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Maths teacher called my Ds a pain in the arse.

(61 Posts)
dingit Mon 22-Jul-13 15:10:01

Granted, he can be.
He met my Dd on Friday, and said 'I teach your brother, he is the pain in my arse. '

Is it just me that thinks that that is totally unprofessional?

Xihha Wed 24-Jul-13 21:36:49

I don't think theres anything wrong with it so long as it was said in a jokey way.

The head teacher at my son's school is very fond of telling my son that I'm the reason for her grey hairs (she was my teacher a primary school) he's a very shy child, it made him laugh and feel a bit more confident.

MidniteScribbler Thu 25-Jul-13 05:21:09

I think it was probably a joke. If he really had major issues with your child, I doubt he would have actually said it. Secondary teachers are generally open and relaxed and interact on a more adult level with their students and can say things that primary teachers would never say.

antsypants Thu 25-Jul-13 06:58:02

There was a maths teacher at my school who was equally as open with parents, only he was a horror, he would berate, bully and harass pupils, yes, we learned in his class, but out of get of being the one singled out, not out of any willingness.

I know there are people who think learning, no matter how it is achieved is worth it, but when you have a month of being laughed at, bullied and verbally massacred by both adults and pupils it makes for a dire school experience.

I guess what I am saying is that in itself a comment like the one discussed by the op is fairly harmless and innocuous, but coupled with a drastic change in behaviour and attitude (if it is this subject alone) would indicate to me that there may be something other than teenage laziness or attitude going on.

curlew Thu 25-Jul-13 07:02:36

"I think he is lazy and he has a poor teacher. If I had handed in some of the work he has handed in, unanswered questions, no ruler or compass used, I would have been made to do it again."

If the teacher doesn't make him do it again, why don't you?

dingit Thu 25-Jul-13 08:03:06

We didn't make him do it again as we didn't have the work/ questions, that's why we batted it back to teacher. However we do have test paper, which my DH will do over holidays with him.

Yesterday Ds found out he will have different teacher next year, I know her ( she has been there since I was at the school!) so hopefully we will have better communication.

curlew Thu 25-Jul-13 08:04:06

If you didn't have the work/questions, how did he do the homework?

dingit Thu 25-Jul-13 09:35:11

No, it was class work that was incomplete/ a mess, I picked up on it when flicking through his book, the teacher had red pen comments on it.

I guess I would not be upset by his comment to dd if there had not been issues through the year! Time to put it behind us and start afresh me thinks!

AgeOfExtremes Thu 25-Jul-13 13:23:15

"So you think your ds should have been made to do the poorly presented work again, rather than getting a bad grade and learning from that?"

The bad grade isn't going to matter that much to lots of kids whereas being made to do it again is a pain, immediately, and far more likely to be responded to by doing it better the very next time.

Unless there's actually some consequence to getting a bad grade (which would be another way of doing it), if there even is a grade rather than just a tick and a comment, then how is that going to push them to do better next time?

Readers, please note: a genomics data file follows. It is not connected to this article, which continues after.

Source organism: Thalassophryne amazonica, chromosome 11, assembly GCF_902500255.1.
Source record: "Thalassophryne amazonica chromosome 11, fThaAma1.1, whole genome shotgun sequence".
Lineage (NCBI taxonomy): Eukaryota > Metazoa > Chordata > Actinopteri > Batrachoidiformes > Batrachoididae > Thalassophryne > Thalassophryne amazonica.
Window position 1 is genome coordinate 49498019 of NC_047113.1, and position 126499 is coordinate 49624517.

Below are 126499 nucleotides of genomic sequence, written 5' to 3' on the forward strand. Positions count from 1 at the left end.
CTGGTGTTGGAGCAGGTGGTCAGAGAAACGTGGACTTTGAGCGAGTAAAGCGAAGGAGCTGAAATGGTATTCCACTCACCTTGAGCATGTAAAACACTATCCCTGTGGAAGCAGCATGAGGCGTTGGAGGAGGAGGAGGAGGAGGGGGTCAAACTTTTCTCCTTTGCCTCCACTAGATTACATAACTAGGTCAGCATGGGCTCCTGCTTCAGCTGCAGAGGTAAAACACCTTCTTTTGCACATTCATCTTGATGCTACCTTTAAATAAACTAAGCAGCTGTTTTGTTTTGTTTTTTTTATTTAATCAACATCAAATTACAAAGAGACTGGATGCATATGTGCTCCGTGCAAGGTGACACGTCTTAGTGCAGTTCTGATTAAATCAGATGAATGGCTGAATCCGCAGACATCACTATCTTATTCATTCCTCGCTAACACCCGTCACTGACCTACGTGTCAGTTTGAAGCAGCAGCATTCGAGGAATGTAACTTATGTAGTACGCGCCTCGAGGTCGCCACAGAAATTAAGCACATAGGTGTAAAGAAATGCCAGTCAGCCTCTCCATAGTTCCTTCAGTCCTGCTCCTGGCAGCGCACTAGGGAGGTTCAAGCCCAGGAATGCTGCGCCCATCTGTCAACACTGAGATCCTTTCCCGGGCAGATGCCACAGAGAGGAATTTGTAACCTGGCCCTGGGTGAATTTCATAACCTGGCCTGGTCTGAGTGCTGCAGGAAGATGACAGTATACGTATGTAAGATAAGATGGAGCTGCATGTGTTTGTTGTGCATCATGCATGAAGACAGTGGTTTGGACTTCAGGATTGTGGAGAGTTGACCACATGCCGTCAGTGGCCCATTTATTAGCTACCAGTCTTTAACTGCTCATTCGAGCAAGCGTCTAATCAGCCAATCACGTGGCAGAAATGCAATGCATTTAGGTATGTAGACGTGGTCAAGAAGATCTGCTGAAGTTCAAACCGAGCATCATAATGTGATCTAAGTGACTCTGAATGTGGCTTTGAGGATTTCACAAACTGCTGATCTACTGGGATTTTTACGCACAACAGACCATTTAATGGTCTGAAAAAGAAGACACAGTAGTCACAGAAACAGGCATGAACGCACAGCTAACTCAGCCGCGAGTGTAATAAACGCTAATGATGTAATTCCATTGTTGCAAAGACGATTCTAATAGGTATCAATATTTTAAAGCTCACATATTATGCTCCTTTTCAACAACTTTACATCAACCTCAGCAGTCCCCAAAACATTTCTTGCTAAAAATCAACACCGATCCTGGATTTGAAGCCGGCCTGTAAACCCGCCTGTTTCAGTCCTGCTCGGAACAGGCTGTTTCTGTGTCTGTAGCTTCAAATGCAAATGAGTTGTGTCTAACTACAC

There needs to be some immediate consequence for untidy and incomplete work whether it comes from the parents or the teacher, IMO.

dingit Thu 25-Jul-13 14:08:22

Ageofextremes that is exactly what I was trying to say to the teacher! But he just wasn't buying it, he seemed to have a bit of a chip on his shoulder! I'm under the impression that many of the staff are not happy at the academy, they certainly have a fast staff turn over!

ukjess Sun 04-Aug-13 12:02:23

its the tiniest, tiniest bit unprofessional but no big deal- it seems to have been a lighted hearted comment.

Even the calmest, most sensible teacher may say something along those lines over their career.

Its good that you accept your kid is not always an angel- not all parents are willing to.

My son was 'a TOTAL PITA" but he's grown up to be a great guy. smile

emmystyle Mon 05-Aug-13 19:32:22

I know of a teacher who called a child a dipstick in the playground a few years ago.

Child went home. Dipstick got turned into something v different, d and h. (something your neck holds up)

Parents came in all guns blazing. Steam, fiery breath, about 6 on the Richter Scale.

Witnesses sought. All aged 12.

Parents foreign. Teacher explained 'dipstick' was term of endearment. Not understood. How could anyone call their children something used to measure oil in a car engine??? noooo nooo, must have been Richard's Head.

Teacher exasperated. Went home. Found a box set of only fools and horses with Del Boy calling Rodney a 'dip stick'.

Exhibit A next morning. BBC boxed set produced. Parents recalled. All guns blazing.... "what is zeeeee only foools y hooorrssseeeeees"

dvd played but just at the bit where Del Boy calls Rodney "you plonker".... ahhhhhh wrong bit!

"what is zeeee plonker meansssss?"

More exasperation. Ahhhh You Tube. Type in 'Rodney you dip stick'. Bingo.

I mean seriously, what a waste of time. Now in all fairness, I didn't hear Del Boy go "Rodney, you are a right pain in the ar**" but at least there's no confusion. States just what it says on the tin. Or butt.

Doubt it would come up in the Christmas Special repeat.

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